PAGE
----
Director John Hillcoat's (Lawless; The Road) film has little character building, because the story, written by Matt Cook, overflows with people, and quickly moves to entertaining action sequences. Ejiofor plays Michael Atwood, an ex-special forces agent, leading a group of dirty cops (Mackie & Clifton Collins Jr.) and ex-military (Reedus & Paul) to rob a banks safety deposit box for the Russian mafia. Pulling the strings is the cold blooded- Irina Vlaslov, played by Winslet, whose character should have her own movie. She is like a WWE villain, holding Michael's son hostage from him, while looking like an 80's rock star with her big hair, an enormous gold Star of David necklace, and a Russian accent that sounds like the remains of her award winning performance in Steve Jobs.

After the success of their first heist, it was all a ploy to pull them along for another run, only this time, they must break into a Department of Homeland Security building to steal documents that will help get Irinia’s husband out of a Russian prison. The best idea they can come up with is a messy plan to commit a “999”, which is police code for “officer down”. Dirty cop Marcus (Anthony Mackie) plans to set up his fresh new partner Chris (Affleck) to be shot, and while this lures the police away, it'll leave them open to get the files. It is the type of sure fire plan that will get these guys killed, especially while Chris’s Uncle Jeffrey (Harrelson) is the detective hot on their tail, or just because in these type of movies, nothing goes as planned.

It must be said that Triple 9 is an extremely violent film. Dimly lit, this is not the kind of enjoyable cops & robbers “shoot 'em up” action, but instead the uncomfortable kind of violence that involves scenes where a baby is abandoned in a room, while police officers siege on a drug dealers apartment complex. I can’t say that I wasn’t entertained, because the set pieces resemble well done films like Training Day or last years drug cartel thriller Sicario. The opening bank robbery is swift with tension, as their loot is marked and red smoke smothers them inside their escape van, while they improvise their getaway. Or later, when Chris and Marcus work together to take down a drug dealer in a foot chase, that is reminiscent of Michael Mann’s Heat, but lacking in the purpose or style that a movie like that includes. It all gives a boost of energy, but is also depressing when you think about how ugly the world these characters live in.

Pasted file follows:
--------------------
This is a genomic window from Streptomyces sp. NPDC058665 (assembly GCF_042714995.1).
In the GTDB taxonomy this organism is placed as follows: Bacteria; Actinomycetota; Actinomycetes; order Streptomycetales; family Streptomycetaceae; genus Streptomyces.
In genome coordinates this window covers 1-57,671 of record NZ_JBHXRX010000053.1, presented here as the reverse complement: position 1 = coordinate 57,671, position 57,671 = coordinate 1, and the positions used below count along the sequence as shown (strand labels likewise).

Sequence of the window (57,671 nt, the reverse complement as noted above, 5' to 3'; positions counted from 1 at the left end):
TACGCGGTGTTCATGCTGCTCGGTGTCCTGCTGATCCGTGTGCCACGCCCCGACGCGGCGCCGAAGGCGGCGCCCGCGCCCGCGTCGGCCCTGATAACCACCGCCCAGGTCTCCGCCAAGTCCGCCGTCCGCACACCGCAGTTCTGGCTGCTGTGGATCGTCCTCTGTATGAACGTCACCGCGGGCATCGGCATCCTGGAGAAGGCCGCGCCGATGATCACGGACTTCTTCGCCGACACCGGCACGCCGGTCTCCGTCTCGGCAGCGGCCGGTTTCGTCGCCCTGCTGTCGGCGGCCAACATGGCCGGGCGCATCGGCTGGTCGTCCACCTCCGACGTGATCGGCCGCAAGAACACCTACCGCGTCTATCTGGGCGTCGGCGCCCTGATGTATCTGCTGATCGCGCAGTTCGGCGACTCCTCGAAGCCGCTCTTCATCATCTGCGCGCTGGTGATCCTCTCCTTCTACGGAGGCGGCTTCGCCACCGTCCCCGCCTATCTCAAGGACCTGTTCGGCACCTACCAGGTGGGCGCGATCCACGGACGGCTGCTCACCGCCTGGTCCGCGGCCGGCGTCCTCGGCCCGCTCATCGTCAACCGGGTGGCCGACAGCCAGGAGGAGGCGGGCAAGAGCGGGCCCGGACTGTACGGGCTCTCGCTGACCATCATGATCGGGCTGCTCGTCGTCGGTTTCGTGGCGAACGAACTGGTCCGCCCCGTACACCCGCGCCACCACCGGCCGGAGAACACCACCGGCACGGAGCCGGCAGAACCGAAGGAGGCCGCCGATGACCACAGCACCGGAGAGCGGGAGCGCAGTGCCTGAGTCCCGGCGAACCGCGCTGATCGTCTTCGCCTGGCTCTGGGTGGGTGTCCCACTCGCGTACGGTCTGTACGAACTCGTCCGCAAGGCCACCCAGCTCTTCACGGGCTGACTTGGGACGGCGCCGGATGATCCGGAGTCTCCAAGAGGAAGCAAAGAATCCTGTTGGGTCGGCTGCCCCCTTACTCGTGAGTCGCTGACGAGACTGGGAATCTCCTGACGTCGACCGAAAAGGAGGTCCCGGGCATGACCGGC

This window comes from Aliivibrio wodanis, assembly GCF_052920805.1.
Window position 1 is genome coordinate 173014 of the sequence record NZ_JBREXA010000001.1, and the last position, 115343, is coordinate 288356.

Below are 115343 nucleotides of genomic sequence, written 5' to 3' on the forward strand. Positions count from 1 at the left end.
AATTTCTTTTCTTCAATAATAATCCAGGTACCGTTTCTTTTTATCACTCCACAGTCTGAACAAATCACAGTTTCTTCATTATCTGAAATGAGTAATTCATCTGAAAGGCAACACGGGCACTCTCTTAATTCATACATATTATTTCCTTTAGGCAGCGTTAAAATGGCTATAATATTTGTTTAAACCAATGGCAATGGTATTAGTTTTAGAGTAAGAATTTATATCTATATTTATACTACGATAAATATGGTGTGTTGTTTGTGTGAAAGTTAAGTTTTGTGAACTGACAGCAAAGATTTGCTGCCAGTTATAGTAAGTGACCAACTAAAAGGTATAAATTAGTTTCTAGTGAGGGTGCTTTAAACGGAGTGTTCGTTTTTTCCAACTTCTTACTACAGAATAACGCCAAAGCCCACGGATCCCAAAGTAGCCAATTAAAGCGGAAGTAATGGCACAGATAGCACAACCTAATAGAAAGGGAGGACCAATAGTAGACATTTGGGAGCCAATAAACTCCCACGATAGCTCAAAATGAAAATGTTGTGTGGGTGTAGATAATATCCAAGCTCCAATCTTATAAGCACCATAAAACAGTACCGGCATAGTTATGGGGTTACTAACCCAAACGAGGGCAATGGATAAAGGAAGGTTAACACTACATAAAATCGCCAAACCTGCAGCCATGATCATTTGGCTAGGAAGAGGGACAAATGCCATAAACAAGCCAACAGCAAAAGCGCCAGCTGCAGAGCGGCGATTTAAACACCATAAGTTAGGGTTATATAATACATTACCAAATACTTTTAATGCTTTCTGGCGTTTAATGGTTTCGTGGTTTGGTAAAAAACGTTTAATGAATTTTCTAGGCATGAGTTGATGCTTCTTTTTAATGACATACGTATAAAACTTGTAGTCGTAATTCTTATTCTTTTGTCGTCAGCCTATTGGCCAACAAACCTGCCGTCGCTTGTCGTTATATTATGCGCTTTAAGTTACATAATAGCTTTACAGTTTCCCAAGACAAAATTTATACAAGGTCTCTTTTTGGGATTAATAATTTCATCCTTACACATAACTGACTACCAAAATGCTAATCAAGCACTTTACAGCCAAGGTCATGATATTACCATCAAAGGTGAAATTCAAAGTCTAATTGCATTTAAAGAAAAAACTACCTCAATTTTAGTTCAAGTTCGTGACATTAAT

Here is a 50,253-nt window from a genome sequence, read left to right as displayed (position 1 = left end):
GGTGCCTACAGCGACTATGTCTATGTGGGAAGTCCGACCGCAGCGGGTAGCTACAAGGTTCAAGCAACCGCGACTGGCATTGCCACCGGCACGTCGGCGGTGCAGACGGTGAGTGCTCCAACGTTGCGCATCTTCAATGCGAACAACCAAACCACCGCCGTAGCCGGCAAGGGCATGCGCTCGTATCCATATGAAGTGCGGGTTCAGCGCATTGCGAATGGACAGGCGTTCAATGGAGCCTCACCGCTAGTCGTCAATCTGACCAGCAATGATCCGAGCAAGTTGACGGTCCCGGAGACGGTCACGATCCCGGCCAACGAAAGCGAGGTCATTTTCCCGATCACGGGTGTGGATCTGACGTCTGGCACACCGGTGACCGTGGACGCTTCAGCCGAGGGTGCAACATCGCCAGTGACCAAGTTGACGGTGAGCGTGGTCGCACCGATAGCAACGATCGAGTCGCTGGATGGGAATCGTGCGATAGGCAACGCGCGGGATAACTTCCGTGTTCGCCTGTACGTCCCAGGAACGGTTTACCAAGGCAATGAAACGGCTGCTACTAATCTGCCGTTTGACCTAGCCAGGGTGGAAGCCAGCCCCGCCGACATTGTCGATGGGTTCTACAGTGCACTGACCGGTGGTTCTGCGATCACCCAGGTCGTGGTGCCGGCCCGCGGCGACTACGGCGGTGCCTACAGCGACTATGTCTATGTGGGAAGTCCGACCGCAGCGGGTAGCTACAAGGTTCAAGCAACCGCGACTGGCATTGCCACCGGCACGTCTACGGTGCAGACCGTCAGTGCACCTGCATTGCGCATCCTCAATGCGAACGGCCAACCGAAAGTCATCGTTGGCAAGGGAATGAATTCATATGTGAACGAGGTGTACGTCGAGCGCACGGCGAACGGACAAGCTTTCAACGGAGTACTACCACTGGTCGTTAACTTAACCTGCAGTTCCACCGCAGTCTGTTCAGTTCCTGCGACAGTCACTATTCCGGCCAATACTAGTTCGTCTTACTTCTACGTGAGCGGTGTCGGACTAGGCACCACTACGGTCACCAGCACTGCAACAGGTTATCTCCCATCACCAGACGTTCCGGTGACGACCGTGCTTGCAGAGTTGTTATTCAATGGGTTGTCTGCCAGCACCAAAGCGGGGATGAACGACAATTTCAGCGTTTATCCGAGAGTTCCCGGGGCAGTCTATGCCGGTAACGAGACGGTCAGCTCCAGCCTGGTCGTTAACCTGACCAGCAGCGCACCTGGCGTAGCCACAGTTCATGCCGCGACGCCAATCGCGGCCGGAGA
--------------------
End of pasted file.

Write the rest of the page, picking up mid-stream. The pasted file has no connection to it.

In the final act the wheels fall off, where resolution is given to small characters that don't deserve it, and not enough justice is given for the one's we care about. The performances from Ejiofor, Affleck, and Mackie are solid shells of characters. I do think there was a good movie buried beneath all of this film's problems. It is a shame really, because Triple 9 is the type of gritty movie that with a bit more care, I would praise.

2 Stars

Written by: Leo Brady​

Triple 9





Triple 9 has a cast of Oscar winners, nominees, big names in television, Marvel superheroes, and the new Wonder Woman, yet with one hell of a collection of actors, we get a movie that feels cluttered and in need of someone to say “less is more.” Get a load of the actors in this cast: Chiwetel Ejiofor, Casey Affleck, Kate Winslet, Anthony Mackie, Aaron Paul, Norman Reedus, Gal Gadot, and even Woody Harrelson gets in on the action for this vicious, bloody, heist thriller. They are the chess pieces of a film that is violently ugly, in need of a final re-write, and twenty minutes of run time cut. Only then, would Triple 9 be an impressive feature.